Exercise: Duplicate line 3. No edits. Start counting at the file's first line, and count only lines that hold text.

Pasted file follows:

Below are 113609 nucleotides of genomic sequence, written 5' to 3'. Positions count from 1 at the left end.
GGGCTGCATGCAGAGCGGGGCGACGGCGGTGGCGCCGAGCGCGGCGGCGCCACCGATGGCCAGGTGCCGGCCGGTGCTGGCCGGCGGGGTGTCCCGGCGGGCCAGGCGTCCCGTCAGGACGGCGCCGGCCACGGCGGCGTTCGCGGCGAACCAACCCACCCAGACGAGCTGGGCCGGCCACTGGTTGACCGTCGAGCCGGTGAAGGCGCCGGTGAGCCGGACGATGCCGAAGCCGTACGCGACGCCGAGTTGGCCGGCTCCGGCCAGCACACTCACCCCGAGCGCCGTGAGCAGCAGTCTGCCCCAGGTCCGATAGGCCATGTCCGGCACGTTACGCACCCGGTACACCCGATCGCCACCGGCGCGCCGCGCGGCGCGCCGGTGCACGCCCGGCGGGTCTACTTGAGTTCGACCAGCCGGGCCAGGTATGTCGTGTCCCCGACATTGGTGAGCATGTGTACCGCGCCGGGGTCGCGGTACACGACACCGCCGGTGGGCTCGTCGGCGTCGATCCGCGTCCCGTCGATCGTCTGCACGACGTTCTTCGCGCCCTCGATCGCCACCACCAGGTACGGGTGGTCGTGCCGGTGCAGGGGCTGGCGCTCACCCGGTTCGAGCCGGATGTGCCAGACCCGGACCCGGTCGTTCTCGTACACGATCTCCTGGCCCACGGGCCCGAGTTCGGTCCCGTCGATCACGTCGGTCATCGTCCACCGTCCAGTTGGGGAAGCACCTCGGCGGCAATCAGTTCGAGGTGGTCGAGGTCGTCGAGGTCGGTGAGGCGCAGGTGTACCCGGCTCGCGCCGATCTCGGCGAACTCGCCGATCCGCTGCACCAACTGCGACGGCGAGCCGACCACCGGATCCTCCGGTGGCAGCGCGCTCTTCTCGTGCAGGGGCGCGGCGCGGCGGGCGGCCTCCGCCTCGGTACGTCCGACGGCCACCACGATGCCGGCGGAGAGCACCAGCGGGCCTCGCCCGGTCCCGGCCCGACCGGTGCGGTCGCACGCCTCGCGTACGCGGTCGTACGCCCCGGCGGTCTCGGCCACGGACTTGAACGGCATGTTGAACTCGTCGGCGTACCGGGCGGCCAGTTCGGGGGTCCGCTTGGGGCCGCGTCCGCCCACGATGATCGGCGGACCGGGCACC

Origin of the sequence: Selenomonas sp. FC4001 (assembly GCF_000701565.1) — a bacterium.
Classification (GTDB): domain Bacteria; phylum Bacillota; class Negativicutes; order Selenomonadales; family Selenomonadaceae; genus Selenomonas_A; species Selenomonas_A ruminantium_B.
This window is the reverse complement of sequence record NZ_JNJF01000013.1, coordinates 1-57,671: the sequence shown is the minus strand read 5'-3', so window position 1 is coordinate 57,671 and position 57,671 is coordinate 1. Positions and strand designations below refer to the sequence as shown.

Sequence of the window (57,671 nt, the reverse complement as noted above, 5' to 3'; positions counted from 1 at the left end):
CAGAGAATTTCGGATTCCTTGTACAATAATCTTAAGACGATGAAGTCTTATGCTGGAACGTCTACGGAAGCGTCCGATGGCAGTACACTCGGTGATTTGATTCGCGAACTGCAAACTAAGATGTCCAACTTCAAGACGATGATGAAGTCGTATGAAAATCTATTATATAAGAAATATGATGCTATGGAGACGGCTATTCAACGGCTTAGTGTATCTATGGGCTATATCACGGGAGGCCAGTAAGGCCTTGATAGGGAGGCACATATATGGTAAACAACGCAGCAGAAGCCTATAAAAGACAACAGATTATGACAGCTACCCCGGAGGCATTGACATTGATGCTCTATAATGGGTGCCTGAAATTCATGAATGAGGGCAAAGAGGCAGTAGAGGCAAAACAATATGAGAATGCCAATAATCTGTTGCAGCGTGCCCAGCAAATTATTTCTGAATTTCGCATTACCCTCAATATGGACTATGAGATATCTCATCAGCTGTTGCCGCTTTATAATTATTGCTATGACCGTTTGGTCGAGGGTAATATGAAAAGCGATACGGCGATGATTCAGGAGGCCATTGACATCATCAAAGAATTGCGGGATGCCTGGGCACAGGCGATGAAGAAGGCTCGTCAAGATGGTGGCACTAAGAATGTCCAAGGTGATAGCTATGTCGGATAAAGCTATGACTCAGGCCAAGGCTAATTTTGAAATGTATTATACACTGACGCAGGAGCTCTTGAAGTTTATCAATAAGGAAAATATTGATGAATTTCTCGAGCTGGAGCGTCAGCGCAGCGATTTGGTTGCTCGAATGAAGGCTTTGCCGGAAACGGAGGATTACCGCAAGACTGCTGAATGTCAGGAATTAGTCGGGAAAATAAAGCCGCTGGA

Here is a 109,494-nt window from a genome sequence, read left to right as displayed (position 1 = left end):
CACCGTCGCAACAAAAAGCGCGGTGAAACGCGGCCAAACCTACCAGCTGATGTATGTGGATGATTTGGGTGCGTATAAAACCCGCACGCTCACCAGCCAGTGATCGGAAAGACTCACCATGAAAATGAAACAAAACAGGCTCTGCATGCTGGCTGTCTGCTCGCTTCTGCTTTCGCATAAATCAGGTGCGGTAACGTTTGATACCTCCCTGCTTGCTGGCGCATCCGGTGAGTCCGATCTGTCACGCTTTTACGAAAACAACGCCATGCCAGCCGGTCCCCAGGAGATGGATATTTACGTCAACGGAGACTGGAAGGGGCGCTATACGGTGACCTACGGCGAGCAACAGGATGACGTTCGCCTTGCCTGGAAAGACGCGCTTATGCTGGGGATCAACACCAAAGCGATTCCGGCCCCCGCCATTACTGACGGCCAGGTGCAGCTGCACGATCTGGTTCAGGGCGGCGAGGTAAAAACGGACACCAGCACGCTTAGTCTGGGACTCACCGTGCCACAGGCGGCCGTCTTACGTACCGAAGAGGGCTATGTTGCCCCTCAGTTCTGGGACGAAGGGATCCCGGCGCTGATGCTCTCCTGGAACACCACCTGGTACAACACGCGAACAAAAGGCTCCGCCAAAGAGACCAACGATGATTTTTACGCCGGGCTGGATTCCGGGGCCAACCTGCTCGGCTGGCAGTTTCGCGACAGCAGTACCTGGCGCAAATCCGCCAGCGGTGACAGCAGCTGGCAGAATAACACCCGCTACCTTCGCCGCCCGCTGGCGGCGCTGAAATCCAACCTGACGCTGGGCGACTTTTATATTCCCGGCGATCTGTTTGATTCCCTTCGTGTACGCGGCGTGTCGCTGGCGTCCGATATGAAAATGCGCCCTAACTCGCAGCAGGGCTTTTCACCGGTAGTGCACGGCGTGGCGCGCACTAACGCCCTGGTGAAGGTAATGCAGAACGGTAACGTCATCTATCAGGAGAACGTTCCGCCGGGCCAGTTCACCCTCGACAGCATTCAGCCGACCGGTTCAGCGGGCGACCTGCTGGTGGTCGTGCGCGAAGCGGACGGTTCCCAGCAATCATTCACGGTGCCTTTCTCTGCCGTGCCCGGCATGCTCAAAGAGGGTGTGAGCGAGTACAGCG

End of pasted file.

Origin of the sequence: Selenomonas sp. FC4001 (assembly GCF_000701565.1) — a bacterium.